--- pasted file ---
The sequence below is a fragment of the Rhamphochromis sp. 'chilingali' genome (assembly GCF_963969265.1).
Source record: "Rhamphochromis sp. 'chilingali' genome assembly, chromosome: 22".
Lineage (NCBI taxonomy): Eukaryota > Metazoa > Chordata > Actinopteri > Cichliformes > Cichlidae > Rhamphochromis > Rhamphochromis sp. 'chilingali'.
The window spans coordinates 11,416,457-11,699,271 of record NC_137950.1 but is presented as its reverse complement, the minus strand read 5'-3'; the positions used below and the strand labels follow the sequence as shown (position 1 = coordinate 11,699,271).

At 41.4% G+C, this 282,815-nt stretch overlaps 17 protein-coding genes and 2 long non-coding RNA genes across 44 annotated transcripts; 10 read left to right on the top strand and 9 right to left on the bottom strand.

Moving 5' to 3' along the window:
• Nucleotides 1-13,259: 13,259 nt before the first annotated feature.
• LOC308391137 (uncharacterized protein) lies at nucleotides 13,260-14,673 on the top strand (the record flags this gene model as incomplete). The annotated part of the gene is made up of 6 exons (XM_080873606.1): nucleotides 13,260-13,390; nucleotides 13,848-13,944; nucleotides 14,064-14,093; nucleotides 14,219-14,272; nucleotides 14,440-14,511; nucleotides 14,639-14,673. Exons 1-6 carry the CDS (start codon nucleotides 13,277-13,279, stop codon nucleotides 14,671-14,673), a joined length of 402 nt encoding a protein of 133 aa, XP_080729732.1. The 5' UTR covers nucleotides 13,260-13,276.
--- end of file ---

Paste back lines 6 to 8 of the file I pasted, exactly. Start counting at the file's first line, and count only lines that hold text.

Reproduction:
Moving 5' to 3' along the window:
• Nucleotides 1-13,259: 13,259 nt before the first annotated feature.
• LOC308391137 (uncharacterized protein) lies at nucleotides 13,260-14,673 on the top strand (the record flags this gene model as incomplete). The annotated part of the gene is made up of 6 exons (XM_080873606.1): nucleotides 13,260-13,390; nucleotides 13,848-13,944; nucleotides 14,064-14,093; nucleotides 14,219-14,272; nucleotides 14,440-14,511; nucleotides 14,639-14,673. Exons 1-6 carry the CDS (start codon nucleotides 13,277-13,279, stop codon nucleotides 14,671-14,673), a joined length of 402 nt encoding a protein of 133 aa, XP_080729732.1. The 5' UTR covers nucleotides 13,260-13,276.